Comet Rosetta Space Mission

On 6 June 2014, water vapor was detected being released at a rate of roughly 1 litre per second (0. 26 US gallons per second) when Rosetta was 360,000 km (220,000 mi) from Churyumov–Gerasimenko and 3. 9 AU (580 million km) from the Sun. On 14 July 2014, images taken by Rosetta showed that its nucleus is irregular in shape with two distinct lobes. The size of the nucleus was estimated to be 3. 5×4 km (2. 2×2. 5 mi). Two explanations for its shape were proposed at the time: that it was a contact binary, or that its shape may have resulted from asymmetric erosion due to ice sublimating from its surface to leave behind its lobed shape. By September 2015, mission scientists had determined that the contact binary hypothesis was unambiguously correct.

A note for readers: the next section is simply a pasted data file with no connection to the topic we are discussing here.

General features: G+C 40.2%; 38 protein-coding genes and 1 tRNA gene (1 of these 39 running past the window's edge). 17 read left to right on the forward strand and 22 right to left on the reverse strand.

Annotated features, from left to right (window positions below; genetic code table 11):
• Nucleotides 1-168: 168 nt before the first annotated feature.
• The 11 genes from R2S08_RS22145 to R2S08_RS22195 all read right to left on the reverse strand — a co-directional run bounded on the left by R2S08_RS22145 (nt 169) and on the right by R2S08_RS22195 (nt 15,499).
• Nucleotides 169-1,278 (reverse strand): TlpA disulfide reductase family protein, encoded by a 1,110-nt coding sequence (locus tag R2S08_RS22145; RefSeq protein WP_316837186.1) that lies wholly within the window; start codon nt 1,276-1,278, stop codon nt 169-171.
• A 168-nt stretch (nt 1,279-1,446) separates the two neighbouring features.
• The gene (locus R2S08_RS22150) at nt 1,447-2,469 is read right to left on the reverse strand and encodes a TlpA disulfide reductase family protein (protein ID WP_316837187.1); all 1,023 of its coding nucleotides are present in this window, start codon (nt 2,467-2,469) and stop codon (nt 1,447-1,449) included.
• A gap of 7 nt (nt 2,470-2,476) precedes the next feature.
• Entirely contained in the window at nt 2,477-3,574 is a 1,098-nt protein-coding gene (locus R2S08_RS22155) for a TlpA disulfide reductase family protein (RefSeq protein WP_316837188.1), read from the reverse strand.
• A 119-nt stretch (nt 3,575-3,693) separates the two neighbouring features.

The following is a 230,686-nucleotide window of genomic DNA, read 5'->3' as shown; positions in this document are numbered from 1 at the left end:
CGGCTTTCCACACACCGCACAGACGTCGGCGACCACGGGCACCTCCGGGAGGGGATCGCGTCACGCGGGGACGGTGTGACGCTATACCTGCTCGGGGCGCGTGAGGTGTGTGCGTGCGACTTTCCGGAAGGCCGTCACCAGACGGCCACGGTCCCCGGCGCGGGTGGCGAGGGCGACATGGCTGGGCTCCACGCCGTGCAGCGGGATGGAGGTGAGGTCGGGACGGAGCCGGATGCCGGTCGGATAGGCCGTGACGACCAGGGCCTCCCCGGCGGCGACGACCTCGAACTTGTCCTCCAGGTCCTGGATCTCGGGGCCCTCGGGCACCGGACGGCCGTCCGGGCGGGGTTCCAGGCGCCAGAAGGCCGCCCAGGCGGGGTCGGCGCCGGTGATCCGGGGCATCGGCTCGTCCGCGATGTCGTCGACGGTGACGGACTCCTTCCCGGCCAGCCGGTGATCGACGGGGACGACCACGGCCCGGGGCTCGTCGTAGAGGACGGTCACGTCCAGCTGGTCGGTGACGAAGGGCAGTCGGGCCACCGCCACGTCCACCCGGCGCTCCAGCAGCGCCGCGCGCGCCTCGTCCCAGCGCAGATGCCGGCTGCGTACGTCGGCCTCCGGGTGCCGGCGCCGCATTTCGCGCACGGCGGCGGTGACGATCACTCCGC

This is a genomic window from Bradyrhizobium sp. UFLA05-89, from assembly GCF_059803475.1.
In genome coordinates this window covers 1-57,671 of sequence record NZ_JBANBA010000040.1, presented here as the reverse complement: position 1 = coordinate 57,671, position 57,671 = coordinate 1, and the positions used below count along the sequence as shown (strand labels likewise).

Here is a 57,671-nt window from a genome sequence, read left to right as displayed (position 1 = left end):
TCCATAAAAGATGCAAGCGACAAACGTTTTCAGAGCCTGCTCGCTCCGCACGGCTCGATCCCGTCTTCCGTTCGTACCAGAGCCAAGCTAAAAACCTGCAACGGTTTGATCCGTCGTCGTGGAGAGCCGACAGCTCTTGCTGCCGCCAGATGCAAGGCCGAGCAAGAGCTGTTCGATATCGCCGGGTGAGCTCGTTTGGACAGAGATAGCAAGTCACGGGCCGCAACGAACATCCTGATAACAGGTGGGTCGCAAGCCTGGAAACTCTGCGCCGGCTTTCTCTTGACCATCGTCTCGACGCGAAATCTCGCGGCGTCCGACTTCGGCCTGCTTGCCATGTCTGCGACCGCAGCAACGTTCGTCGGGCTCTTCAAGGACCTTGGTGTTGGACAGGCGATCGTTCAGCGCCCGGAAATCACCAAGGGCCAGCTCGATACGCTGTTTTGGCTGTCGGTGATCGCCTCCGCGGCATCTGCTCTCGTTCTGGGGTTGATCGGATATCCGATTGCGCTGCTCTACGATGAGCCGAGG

A Moon Made Of Lightweight Fluff! Methone is small and oval--and unlike other tiny objects, composed of rock and ice, that scurry around our Solar System. Methone, which was observed up close for the very first time in 2012, is not pockmarked by impacts like other worldlets of its kind. Instead, this strange little moon, is very smooth--it shows not a hill nor an impact crater anywhere on its weirdly smooth surface. This shiny, white, icy egg in Space, residing in a peaceful nest of ice crystals, is an enigma wrapped in a bewildering mystery that some astronomers may have solved. The answer to the bewitching riddle of Methone? It is composed of lightweight fluff! The scientists also ruled out the possibility that the mysterious features actually exist on Titan's surface in the form of frozen methane rain or icy lava erupted from cryovolcanoes. Such surface features would show a different chemical signature and would be visible for much longer periods of time than the bright features observed in this study. The bright features were visible from time spans of only 11 hours to five weeks. Since its discovery centuries ago, Ganymede has been the target of a great deal of well-deserved attention from the planetary science community. Earth-bound telescopes have gazed at Ganymede's puzzling, icy surface and, in later decades, flyby space missions and spacecraft, circling around Jupiter, have scrutinized Ganymede--trying to solve its numerous mysteries. These observations ultimately unveiled a complicated, icy moon-world, whose bizarre surface showed a strange and puzzling contrast between its two main types of terrain: the dark, extremely ancient and heavily cratered surface terrain, and the much younger--but still ancient--lighter terrain showing a vast array of mysterious grooves and ridges.